Maternal dietary docosahexaenoic acid supplementation attenuates fetal growth restriction and enhances pulmonary function in a newborn mouse model of perinatal inflammation

Markus Velten, Rodney Jr. Britt, Kathryn M. Heyob, Trent E. Tipple, Lynette K. Rogers

Research output: Contribution to journalArticle

24 Citations (Scopus)

Abstract

The preterm infant is often exposed to maternal and neonatal inflammatory stimuli and is born with immature lungs, resulting in a need for oxygen therapy. Nutritional intervention with docosahexaenoic acid (DHA; 6.3 g/kg of diet) has been shown to attenuate inflammation in various human diseases. Previous studies demonstrated that maternal DHA supplementation during late gestation and lactation attenuated hyperoxic lung injury in newborn mouse pups. In the present studies, we tested the hypothesis that DHA supplementation to the dam would reduce hyperoxic lung injury and growth deficits in a more severe model of systemic maternal inflammation, including lipopolysaccharide (LPS) and neonatal hyperoxia exposure. On embryonic day 16, dams were placed on DHA (6.3 g DHA/kg diet) or control diets and injected with saline or LPS. Diets were maintained through weaning. At birth, pups were placed in room air or hyperoxia for 14 d. Improvements in birth weight (P < 0.01), alveolarization (P ≤ 0.01), and pulmonary function (P ≤ 0.03) at 2 and 8 wk of age were observed in pups exposed to perinatal inflammation and born to DHA-supplemented dams compared with control diet-exposed pups. These improvements were associated with decreases in tissue macrophage numbers (P < 0.01), monocyte chemoattractant protein-1 expression (P ≤ 0.05), and decreases in soluble receptor for advanced glycation end products concentrations (P < 0.01) at 2 and 8 wk. Furthermore, DHA supplementation attenuated pulmonary fibrosis, which was associated with the reduction of matrix metalloproteinases 2, 3, and 8 (P ≤ 0.03) and collagen mRNA (P ≤ 0.05), and decreased collagen (P < 0.01) and vimentin (P ≤ 0.03) protein concentrations. In a model of severe inflammation, maternal DHA supplementation lessened inflammation and improved lung growth in the offspring. Maternal supplementation with DHA may be a therapeutic strategy to reduce neonatal inflammation.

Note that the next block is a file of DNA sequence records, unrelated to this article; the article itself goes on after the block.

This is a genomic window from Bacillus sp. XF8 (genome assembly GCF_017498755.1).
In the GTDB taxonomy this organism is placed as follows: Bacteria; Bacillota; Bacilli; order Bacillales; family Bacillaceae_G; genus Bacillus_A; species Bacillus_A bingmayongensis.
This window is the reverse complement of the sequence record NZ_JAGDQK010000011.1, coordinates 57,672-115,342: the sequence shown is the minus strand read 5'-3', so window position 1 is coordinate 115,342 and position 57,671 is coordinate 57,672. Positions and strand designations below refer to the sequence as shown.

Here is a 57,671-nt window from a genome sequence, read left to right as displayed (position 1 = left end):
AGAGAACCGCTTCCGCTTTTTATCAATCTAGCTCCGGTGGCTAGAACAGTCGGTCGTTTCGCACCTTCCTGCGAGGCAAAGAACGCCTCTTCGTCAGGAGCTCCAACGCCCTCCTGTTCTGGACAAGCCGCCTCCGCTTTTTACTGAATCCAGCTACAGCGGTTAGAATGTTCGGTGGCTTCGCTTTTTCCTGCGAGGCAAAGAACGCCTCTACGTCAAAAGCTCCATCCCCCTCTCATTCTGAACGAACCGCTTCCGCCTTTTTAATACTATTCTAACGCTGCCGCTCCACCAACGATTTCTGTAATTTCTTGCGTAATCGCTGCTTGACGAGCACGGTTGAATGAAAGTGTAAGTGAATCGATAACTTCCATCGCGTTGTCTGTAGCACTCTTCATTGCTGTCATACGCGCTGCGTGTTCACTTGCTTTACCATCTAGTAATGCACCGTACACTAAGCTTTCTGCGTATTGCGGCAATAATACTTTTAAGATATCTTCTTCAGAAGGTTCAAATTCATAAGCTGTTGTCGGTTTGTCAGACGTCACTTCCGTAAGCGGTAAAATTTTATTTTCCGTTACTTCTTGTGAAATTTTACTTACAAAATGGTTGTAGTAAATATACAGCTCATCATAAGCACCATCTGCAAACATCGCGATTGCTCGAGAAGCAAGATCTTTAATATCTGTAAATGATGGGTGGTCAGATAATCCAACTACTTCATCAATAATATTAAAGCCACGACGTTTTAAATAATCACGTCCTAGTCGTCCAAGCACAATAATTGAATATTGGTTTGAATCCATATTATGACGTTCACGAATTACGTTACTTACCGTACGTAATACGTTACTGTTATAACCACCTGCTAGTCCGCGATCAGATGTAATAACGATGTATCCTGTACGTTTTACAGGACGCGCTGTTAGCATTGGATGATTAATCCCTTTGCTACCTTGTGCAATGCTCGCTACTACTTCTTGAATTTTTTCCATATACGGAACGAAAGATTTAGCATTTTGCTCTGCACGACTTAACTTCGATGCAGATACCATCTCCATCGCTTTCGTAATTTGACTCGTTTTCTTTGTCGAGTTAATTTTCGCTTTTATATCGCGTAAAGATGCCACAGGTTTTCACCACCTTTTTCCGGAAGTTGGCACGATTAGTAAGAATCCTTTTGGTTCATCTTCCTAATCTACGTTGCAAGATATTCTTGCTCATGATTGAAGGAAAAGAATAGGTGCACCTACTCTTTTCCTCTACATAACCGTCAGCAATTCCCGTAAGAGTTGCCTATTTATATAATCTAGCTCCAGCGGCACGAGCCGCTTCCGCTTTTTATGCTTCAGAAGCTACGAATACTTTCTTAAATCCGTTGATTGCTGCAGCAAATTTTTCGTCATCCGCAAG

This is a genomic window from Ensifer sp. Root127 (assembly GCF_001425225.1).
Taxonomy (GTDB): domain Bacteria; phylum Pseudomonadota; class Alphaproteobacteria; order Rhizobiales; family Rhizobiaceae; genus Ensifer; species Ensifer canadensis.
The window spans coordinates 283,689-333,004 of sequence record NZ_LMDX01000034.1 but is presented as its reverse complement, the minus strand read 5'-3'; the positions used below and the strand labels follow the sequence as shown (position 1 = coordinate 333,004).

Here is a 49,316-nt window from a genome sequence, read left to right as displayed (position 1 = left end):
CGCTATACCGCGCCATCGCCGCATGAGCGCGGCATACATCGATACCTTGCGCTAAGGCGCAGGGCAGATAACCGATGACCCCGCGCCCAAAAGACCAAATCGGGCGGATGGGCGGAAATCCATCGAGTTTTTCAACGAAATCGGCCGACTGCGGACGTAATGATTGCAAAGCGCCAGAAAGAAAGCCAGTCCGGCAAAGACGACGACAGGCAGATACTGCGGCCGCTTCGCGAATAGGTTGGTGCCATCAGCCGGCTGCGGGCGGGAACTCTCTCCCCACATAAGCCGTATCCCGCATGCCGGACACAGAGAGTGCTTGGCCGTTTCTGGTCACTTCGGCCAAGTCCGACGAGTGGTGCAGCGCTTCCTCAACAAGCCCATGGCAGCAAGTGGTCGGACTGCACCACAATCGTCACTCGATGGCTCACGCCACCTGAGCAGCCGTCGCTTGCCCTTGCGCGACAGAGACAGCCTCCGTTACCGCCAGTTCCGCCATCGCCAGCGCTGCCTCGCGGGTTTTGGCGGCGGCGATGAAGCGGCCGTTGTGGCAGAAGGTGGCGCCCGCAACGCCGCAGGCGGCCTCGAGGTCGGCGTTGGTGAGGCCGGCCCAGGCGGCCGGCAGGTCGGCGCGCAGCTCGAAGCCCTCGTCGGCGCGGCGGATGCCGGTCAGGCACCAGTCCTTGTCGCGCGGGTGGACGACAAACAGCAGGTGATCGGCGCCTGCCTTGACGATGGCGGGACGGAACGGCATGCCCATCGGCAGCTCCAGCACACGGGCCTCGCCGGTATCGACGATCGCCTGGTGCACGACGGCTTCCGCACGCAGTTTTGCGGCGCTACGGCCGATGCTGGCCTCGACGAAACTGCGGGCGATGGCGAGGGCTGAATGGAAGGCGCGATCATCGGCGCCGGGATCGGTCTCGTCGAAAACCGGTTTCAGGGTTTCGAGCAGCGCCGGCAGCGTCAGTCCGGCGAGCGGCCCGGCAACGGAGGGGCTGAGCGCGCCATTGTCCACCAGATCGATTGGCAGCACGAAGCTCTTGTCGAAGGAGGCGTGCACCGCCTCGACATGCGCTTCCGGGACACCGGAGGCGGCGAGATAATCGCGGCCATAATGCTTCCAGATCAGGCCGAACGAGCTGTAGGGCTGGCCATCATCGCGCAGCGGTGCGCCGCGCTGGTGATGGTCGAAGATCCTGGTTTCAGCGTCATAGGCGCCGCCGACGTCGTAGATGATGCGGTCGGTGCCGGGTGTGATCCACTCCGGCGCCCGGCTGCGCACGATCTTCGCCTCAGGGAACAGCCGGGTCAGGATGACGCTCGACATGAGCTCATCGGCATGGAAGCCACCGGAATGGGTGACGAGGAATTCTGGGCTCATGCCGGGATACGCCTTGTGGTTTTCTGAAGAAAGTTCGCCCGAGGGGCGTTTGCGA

Original languageEnglish (US)
Pages (from-to)258-266
Number of pages9
JournalJournal of Nutrition
Volume144
Issue number3
DOIs
StatePublished - Mar 1 2014
Externally publishedYes

Fingerprint

Docosahexaenoic Acids
Fetal Development
Mothers
Diet
Inflammation
Lung
Hyperoxia
Lung Injury
Lipopolysaccharides
Collagen
Matrix Metalloproteinase 8
Matrix Metalloproteinase 3
Pulmonary Fibrosis
Chemokine CCL2
Matrix Metalloproteinase 2
Vimentin
Growth
Weaning
Lactation
Birth Weight

ASJC Scopus subject areas

  • Medicine (miscellaneous)
  • Nutrition and Dietetics

Cite this

Maternal dietary docosahexaenoic acid supplementation attenuates fetal growth restriction and enhances pulmonary function in a newborn mouse model of perinatal inflammation. / Velten, Markus; Britt, Rodney Jr.; Heyob, Kathryn M.; Tipple, Trent E.; Rogers, Lynette K.

In: Journal of Nutrition, Vol. 144, No. 3, 01.03.2014, p. 258-266.

Research output: Contribution to journalArticle

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